I’m shocked at how much I enjoy this. Me. Non-combative me. Non-violent me. I’m loving the pounding these banged-up little cars give each other.
And my favorite? The one with a painted message: “Don’t Tell G-Ma.” HA!
Right now, G-Ma's sitting in the middle of the field, her rear end stuck under the tailgate of a station wagon. Her wheels spin dust bunnies, but she's going nowhere. The other car’s trapped, too. Then WHAM. G-Ma’s slammed from the side. (In unison, the crowd reacts: “OHHHH!.”) And WHAM, she’s slammed from the other side. (“OHHHH!”) And then she breaks free (“YAY!”) The crowd’s on its feet!
The station wagon immediately plows into a third car (metal flies; crowd: “YAY.”) Two cars sandwich a third. (“OHHHH.”) And yet another loses its front bumper. Someone lost a tire. (A cacophony of cheers ensues.)
No one but me seems to notice G-Ma’s not getting her wind back. She coasts outside the action. And just sits there.
And now it’s over and a winner declared (a last-man-standing sort of win.) Wreckers, front-loaders and Bobcats cart off the sick and injured.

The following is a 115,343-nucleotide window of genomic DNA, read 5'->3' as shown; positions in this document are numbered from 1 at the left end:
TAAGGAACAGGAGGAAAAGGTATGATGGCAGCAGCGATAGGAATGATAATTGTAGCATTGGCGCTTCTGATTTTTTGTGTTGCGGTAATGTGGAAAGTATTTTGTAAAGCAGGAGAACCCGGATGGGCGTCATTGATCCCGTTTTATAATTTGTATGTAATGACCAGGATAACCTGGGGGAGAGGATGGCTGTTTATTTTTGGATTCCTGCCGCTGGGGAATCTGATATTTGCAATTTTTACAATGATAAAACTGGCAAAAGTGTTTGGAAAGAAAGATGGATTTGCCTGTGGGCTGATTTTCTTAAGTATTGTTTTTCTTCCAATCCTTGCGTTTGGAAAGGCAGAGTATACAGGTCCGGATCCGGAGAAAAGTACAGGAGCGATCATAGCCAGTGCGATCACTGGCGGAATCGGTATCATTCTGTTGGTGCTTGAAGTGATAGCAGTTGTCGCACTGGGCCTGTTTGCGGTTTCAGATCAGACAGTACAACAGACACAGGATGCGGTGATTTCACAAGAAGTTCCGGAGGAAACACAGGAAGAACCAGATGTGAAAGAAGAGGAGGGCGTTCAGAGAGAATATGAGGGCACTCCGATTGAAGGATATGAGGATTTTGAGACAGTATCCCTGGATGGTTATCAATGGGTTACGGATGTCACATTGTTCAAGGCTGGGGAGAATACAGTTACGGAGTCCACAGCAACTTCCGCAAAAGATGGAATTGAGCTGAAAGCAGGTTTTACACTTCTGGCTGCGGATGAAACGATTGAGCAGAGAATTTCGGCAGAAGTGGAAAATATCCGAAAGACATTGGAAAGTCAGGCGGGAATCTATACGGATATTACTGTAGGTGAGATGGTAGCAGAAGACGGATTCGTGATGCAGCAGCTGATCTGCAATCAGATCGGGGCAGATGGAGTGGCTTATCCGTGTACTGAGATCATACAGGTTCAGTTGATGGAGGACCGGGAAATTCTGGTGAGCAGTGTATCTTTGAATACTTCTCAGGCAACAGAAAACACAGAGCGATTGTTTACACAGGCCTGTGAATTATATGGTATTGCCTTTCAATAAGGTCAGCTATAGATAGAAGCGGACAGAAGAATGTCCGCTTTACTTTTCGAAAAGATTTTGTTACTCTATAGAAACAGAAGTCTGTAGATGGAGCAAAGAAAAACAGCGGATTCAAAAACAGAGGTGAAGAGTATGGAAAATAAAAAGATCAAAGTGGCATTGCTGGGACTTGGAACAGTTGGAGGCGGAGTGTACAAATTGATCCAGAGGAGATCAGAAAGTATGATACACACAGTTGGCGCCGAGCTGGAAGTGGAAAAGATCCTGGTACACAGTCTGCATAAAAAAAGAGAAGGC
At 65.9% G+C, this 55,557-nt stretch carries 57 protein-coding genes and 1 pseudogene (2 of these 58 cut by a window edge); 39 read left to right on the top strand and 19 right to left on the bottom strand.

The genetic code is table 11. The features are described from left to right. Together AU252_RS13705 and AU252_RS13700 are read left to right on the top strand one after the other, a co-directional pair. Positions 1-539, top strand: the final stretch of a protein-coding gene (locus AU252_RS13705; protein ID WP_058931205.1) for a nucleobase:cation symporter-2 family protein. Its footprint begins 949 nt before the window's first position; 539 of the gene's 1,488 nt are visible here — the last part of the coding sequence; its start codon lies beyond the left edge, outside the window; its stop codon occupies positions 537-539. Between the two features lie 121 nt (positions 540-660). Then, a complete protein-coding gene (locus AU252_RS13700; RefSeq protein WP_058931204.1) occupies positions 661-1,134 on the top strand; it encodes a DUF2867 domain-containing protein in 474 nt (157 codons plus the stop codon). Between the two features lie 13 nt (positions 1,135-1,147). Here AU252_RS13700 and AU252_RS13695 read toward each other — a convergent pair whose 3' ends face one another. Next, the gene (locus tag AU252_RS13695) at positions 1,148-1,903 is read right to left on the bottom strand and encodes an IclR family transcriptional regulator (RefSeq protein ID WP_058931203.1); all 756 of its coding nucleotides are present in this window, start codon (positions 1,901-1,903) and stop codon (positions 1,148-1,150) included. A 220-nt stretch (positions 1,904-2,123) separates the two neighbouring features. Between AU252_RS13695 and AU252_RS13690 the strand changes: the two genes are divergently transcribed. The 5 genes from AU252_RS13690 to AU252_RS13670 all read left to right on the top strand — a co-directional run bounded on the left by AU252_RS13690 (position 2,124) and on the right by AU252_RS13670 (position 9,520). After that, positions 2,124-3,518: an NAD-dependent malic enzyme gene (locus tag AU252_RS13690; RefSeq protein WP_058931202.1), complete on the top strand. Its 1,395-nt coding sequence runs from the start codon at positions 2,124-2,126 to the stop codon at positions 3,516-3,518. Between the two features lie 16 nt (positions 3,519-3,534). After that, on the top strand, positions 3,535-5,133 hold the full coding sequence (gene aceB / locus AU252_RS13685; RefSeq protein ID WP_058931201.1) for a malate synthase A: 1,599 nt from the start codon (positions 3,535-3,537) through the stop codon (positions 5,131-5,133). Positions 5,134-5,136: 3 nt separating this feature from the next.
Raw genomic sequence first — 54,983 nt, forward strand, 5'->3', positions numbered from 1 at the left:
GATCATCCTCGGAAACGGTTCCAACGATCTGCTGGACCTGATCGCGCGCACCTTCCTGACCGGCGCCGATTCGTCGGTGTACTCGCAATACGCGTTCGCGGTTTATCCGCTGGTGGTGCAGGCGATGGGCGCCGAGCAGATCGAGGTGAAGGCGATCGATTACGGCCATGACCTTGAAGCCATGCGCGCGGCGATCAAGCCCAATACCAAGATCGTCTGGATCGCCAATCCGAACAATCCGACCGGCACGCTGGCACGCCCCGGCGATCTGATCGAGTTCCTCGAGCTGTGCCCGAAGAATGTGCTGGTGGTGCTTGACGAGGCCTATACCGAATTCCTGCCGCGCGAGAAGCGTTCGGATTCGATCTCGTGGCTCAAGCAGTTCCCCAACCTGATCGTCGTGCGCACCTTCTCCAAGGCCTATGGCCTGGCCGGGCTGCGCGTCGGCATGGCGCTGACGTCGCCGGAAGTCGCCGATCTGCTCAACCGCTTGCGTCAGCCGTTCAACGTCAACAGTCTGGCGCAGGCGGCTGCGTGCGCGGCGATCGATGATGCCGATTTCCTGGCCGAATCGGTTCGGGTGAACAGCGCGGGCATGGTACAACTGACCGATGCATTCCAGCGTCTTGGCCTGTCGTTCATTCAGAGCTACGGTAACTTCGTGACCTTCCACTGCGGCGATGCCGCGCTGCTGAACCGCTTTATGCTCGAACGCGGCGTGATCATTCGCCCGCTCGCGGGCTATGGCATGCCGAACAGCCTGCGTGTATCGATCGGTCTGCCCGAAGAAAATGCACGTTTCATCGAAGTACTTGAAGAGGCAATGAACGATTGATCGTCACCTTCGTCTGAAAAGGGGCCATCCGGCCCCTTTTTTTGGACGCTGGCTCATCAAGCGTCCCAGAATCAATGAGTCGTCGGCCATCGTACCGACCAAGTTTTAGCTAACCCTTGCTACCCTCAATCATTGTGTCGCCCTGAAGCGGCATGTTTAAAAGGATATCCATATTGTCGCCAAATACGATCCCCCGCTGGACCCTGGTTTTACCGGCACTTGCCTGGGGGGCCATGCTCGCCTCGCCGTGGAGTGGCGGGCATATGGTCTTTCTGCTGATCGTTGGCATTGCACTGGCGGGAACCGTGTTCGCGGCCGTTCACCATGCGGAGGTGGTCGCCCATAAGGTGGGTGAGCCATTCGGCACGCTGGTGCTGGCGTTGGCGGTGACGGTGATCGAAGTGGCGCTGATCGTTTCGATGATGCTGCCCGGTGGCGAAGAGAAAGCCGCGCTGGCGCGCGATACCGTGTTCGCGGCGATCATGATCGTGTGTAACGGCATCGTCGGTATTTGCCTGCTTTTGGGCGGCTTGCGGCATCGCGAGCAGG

And now, it’s just G-Ma. She’s cooled down and her driver gets her running. Backwards. But on her own volition, she leaves the field. Backwards.
No one seems to care.
I silently cheer.
Because I’m loving this.
Friday, July 31, 2015
I’m in Ozark, MO, and I love seeing Jesus at work.
Not in words.
I’m at a Christian thrift store. When I walked in, two things caught my attention. First, this place is dirty. Dusty. Crammed with donated stuff, some of which is better suited for a community dump than a resale house. Second, the TV. It’s blaring from the back of the room. I’m guessing to show customers it still works.
I walk toward the noise (because I’m nosy) and I hear laughter, not from the TV, but from inside the store. As I turn the corner, I see five men eating lunch, watching the TV. Something’s funny because they're laughing. One guy bounces on his chair because he’s so tickled.